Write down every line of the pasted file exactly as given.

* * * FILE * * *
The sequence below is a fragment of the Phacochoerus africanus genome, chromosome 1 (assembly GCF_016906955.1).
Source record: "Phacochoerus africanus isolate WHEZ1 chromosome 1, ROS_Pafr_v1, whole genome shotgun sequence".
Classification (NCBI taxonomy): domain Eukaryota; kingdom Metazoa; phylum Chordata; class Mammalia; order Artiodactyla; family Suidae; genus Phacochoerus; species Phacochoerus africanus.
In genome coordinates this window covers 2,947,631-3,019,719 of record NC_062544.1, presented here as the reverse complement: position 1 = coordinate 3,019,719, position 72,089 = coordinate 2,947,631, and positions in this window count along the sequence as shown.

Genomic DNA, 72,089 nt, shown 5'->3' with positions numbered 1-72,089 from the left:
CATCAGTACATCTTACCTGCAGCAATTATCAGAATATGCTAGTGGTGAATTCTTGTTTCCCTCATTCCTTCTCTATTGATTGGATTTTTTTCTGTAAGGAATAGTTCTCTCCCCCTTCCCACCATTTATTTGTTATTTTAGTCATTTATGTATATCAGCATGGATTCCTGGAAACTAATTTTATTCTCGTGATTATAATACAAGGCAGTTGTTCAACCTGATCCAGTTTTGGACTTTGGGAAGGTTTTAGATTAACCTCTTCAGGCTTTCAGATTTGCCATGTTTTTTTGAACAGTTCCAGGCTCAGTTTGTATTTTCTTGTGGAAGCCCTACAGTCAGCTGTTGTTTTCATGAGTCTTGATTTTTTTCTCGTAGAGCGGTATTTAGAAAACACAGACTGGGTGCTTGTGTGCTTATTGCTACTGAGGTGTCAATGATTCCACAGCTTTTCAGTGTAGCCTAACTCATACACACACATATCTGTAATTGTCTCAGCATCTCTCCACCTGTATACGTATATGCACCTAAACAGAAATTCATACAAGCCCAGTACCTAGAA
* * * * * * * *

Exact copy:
The sequence below is a fragment of the Phacochoerus africanus genome, chromosome 1 (assembly GCF_016906955.1).
Source record: "Phacochoerus africanus isolate WHEZ1 chromosome 1, ROS_Pafr_v1, whole genome shotgun sequence".
Classification (NCBI taxonomy): domain Eukaryota; kingdom Metazoa; phylum Chordata; class Mammalia; order Artiodactyla; family Suidae; genus Phacochoerus; species Phacochoerus africanus.
In genome coordinates this window covers 2,947,631-3,019,719 of record NC_062544.1, presented here as the reverse complement: position 1 = coordinate 3,019,719, position 72,089 = coordinate 2,947,631, and positions in this window count along the sequence as shown.

Genomic DNA, 72,089 nt, shown 5'->3' with positions numbered 1-72,089 from the left:
CATCAGTACATCTTACCTGCAGCAATTATCAGAATATGCTAGTGGTGAATTCTTGTTTCCCTCATTCCTTCTCTATTGATTGGATTTTTTTCTGTAAGGAATAGTTCTCTCCCCCTTCCCACCATTTATTTGTTATTTTAGTCATTTATGTATATCAGCATGGATTCCTGGAAACTAATTTTATTCTCGTGATTATAATACAAGGCAGTTGTTCAACCTGATCCAGTTTTGGACTTTGGGAAGGTTTTAGATTAACCTCTTCAGGCTTTCAGATTTGCCATGTTTTTTTGAACAGTTCCAGGCTCAGTTTGTATTTTCTTGTGGAAGCCCTACAGTCAGCTGTTGTTTTCATGAGTCTTGATTTTTTTCTCGTAGAGCGGTATTTAGAAAACACAGACTGGGTGCTTGTGTGCTTATTGCTACTGAGGTGTCAATGATTCCACAGCTTTTCAGTGTAGCCTAACTCATACACACACATATCTGTAATTGTCTCAGCATCTCTCCACCTGTATACGTATATGCACCTAAACAGAAATTCATACAAGCCCAGTACCTAGAA